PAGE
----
Sir William Watson was an English poet, most certainly at his peak in the latter years of the 19th century. He could be described as the archetypal “Victorian Poet” with his style and idioms being firmly entrenched in that period. Some of his poems were of a lyrical nature, none more so than the famous Wordsworth’s Grave, written in 1890. At other times though his work was politically controversial in that he had a regular talent for criticising “the establishment” and he is famous for being passed over for Poet Laureate not once, but twice. Both times he was, by popular demand, the outstanding candidate. But both times poets considered by many to have “lesser talents” got the job. Watson just refused to conform and spoke out loudly against conflicts such as the Boer War. He was a libertarian and a devout enemy of all forms of tyranny.
William Watson was born in the West Yorkshire town of Burley-in-Wharfedale on the 2nd August 1858. There is little to be found about his upbringing in this beautiful part of the Yorkshire Dales, or his early years, so it might be wise to skip straight to his golden years as poet – the 1890s. At the time there was a famous London publication called The Yellow Book which featured famous guest contributors such as H G Wells, Arnold Bennett and Henry James. Although the general concept of the magazine was that it should major heavily on decadence and aestheticism all of the articles were, by no means, on those lines. Watson was a contributor and certainly never wrote anything of that nature.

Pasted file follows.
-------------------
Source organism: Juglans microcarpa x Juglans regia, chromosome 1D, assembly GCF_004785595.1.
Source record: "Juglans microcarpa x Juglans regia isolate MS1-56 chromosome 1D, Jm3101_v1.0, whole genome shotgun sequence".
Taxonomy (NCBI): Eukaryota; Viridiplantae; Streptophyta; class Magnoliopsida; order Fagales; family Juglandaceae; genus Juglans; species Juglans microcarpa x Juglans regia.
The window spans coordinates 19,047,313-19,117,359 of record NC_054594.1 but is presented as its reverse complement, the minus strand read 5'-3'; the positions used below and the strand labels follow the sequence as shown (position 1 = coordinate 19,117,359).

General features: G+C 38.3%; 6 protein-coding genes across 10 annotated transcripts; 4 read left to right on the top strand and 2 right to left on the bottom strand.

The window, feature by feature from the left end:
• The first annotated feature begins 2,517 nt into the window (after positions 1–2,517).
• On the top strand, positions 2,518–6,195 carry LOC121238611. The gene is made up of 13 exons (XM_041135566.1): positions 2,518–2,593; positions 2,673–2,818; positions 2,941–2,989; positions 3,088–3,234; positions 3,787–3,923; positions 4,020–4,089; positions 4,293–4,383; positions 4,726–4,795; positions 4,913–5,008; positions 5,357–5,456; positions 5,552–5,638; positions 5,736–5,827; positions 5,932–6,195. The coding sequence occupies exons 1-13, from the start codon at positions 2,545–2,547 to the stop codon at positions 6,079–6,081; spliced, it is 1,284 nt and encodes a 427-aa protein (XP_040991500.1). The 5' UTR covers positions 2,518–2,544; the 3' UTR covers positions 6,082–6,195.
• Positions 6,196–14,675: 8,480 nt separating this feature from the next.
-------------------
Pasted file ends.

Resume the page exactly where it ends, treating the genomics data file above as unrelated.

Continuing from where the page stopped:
When Alfred Lord Tennyson died in 1892 Watson wrote a fine eulogy about him called Lachrymae Musarum. The same year he was in the running for the Laureateship but was passed over for a lesser man, Alfred Austin. The government blamed Watson’s state of mind following some kind of breakdown but political reasons were suspected, especially his strong opposition to the Boer War.
In 1894 he published Odes and Other Poems, including a poem called Vita Nuova which appeared to be his expression of thanks (to someone) for a full recovery from his recent health problems. He was soon back on the attack though with a swipe at the Turks (The Purple East, 1896). But then he would write a charming, celebratory piece such as his unofficial Ode on the Coronation of King Edward VII which he considered to be far superior to the official one put out by the Laureate.
He was considered a second time for that coveted role in 1912 but missed out again, this time to Robert Bridges. Perhaps it was almost a sweetener when he was awarded a knighthood in 1917 although he had written in support of the First World War and also produced a “panegyric” eulogising wartime Prime Minister David Lloyd George. Sadly, after the war, interest in his work waned dramatically.
The poem that most brought him recognition though was the gentle observation of a quiet part of English Lakeland which was not too far from the place of his birth. Here is Part VII of the long poem Wordsworth’s Grave, published in 1891:
Sir William Watson died in Sussex on the 13th August 1935, aged 77.